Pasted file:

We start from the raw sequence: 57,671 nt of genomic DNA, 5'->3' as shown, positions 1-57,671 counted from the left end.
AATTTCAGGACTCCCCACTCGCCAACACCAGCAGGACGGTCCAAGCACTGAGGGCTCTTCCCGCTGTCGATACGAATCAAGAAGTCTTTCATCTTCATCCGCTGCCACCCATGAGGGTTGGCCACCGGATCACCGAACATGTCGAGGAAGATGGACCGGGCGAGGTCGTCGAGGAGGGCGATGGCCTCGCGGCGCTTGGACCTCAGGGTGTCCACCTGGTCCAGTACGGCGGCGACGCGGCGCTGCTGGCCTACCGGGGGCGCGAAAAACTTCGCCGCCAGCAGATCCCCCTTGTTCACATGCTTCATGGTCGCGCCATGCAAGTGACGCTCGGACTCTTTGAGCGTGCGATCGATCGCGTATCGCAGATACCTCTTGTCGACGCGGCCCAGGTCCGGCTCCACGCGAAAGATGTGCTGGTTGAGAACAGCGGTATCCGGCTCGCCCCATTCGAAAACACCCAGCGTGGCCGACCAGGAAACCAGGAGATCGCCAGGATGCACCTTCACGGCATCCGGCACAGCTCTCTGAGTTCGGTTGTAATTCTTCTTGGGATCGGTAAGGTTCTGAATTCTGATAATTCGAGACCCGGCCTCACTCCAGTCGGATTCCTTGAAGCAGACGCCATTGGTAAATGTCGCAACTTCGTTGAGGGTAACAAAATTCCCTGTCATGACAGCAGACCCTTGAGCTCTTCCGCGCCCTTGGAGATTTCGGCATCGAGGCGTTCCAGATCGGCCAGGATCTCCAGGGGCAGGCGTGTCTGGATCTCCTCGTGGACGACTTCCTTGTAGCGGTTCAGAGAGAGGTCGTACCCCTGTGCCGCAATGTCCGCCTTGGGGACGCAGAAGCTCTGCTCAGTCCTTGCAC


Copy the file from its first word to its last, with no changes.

We start from the raw sequence: 57,671 nt of genomic DNA, 5'->3' as shown, positions 1-57,671 counted from the left end.
AATTTCAGGACTCCCCACTCGCCAACACCAGCAGGACGGTCCAAGCACTGAGGGCTCTTCCCGCTGTCGATACGAATCAAGAAGTCTTTCATCTTCATCCGCTGCCACCCATGAGGGTTGGCCACCGGATCACCGAACATGTCGAGGAAGATGGACCGGGCGAGGTCGTCGAGGAGGGCGATGGCCTCGCGGCGCTTGGACCTCAGGGTGTCCACCTGGTCCAGTACGGCGGCGACGCGGCGCTGCTGGCCTACCGGGGGCGCGAAAAACTTCGCCGCCAGCAGATCCCCCTTGTTCACATGCTTCATGGTCGCGCCATGCAAGTGACGCTCGGACTCTTTGAGCGTGCGATCGATCGCGTATCGCAGATACCTCTTGTCGACGCGGCCCAGGTCCGGCTCCACGCGAAAGATGTGCTGGTTGAGAACAGCGGTATCCGGCTCGCCCCATTCGAAAACACCCAGCGTGGCCGACCAGGAAACCAGGAGATCGCCAGGATGCACCTTCACGGCATCCGGCACAGCTCTCTGAGTTCGGTTGTAATTCTTCTTGGGATCGGTAAGGTTCTGAATTCTGATAATTCGAGACCCGGCCTCACTCCAGTCGGATTCCTTGAAGCAGACGCCATTGGTAAATGTCGCAACTTCGTTGAGGGTAACAAAATTCCCTGTCATGACAGCAGACCCTTGAGCTCTTCCGCGCCCTTGGAGATTTCGGCATCGAGGCGTTCCAGATCGGCCAGGATCTCCAGGGGCAGGCGTGTCTGGATCTCCTCGTGGACGACTTCCTTGTAGCGGTTCAGAGAGAGGTCGTACCCCTGTGCCGCAATGTCCGCCTTGGGGACGCAGAAGCTCTGCTCAGTCCTTGCAC